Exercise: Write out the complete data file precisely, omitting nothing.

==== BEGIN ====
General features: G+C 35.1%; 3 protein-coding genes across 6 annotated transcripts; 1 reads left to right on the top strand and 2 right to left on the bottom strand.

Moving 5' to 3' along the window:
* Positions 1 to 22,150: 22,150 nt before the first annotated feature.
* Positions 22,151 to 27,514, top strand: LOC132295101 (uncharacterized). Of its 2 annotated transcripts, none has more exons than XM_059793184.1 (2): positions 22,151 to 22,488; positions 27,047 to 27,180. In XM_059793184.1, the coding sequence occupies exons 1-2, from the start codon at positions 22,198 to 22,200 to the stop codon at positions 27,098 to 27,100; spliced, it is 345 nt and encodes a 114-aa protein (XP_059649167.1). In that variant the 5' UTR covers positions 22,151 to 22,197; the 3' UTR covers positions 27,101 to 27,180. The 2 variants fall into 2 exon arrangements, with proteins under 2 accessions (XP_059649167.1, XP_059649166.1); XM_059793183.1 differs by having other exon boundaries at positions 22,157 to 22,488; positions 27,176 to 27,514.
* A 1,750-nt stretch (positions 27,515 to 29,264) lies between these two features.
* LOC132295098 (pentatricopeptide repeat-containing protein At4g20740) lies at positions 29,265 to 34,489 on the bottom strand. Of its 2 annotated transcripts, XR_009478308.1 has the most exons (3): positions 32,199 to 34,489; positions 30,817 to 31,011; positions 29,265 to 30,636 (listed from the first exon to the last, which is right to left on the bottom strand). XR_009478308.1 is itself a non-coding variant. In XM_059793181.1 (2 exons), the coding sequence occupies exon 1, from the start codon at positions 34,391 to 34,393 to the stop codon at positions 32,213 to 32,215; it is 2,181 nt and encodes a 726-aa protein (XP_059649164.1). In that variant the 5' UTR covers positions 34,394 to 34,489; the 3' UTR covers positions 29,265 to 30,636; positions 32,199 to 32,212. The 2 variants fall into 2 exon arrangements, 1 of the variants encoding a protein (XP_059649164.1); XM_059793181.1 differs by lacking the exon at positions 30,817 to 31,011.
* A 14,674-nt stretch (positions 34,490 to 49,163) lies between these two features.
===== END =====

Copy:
General features: G+C 35.1%; 3 protein-coding genes across 6 annotated transcripts; 1 reads left to right on the top strand and 2 right to left on the bottom strand.

Moving 5' to 3' along the window:
* Positions 1 to 22,150: 22,150 nt before the first annotated feature.
* Positions 22,151 to 27,514, top strand: LOC132295101 (uncharacterized). Of its 2 annotated transcripts, none has more exons than XM_059793184.1 (2): positions 22,151 to 22,488; positions 27,047 to 27,180. In XM_059793184.1, the coding sequence occupies exons 1-2, from the start codon at positions 22,198 to 22,200 to the stop codon at positions 27,098 to 27,100; spliced, it is 345 nt and encodes a 114-aa protein (XP_059649167.1). In that variant the 5' UTR covers positions 22,151 to 22,197; the 3' UTR covers positions 27,101 to 27,180. The 2 variants fall into 2 exon arrangements, with proteins under 2 accessions (XP_059649167.1, XP_059649166.1); XM_059793183.1 differs by having other exon boundaries at positions 22,157 to 22,488; positions 27,176 to 27,514.
* A 1,750-nt stretch (positions 27,515 to 29,264) lies between these two features.
* LOC132295098 (pentatricopeptide repeat-containing protein At4g20740) lies at positions 29,265 to 34,489 on the bottom strand. Of its 2 annotated transcripts, XR_009478308.1 has the most exons (3): positions 32,199 to 34,489; positions 30,817 to 31,011; positions 29,265 to 30,636 (listed from the first exon to the last, which is right to left on the bottom strand). XR_009478308.1 is itself a non-coding variant. In XM_059793181.1 (2 exons), the coding sequence occupies exon 1, from the start codon at positions 34,391 to 34,393 to the stop codon at positions 32,213 to 32,215; it is 2,181 nt and encodes a 726-aa protein (XP_059649164.1). In that variant the 5' UTR covers positions 34,394 to 34,489; the 3' UTR covers positions 29,265 to 30,636; positions 32,199 to 32,212. The 2 variants fall into 2 exon arrangements, 1 of the variants encoding a protein (XP_059649164.1); XM_059793181.1 differs by lacking the exon at positions 30,817 to 31,011.
* A 14,674-nt stretch (positions 34,490 to 49,163) lies between these two features.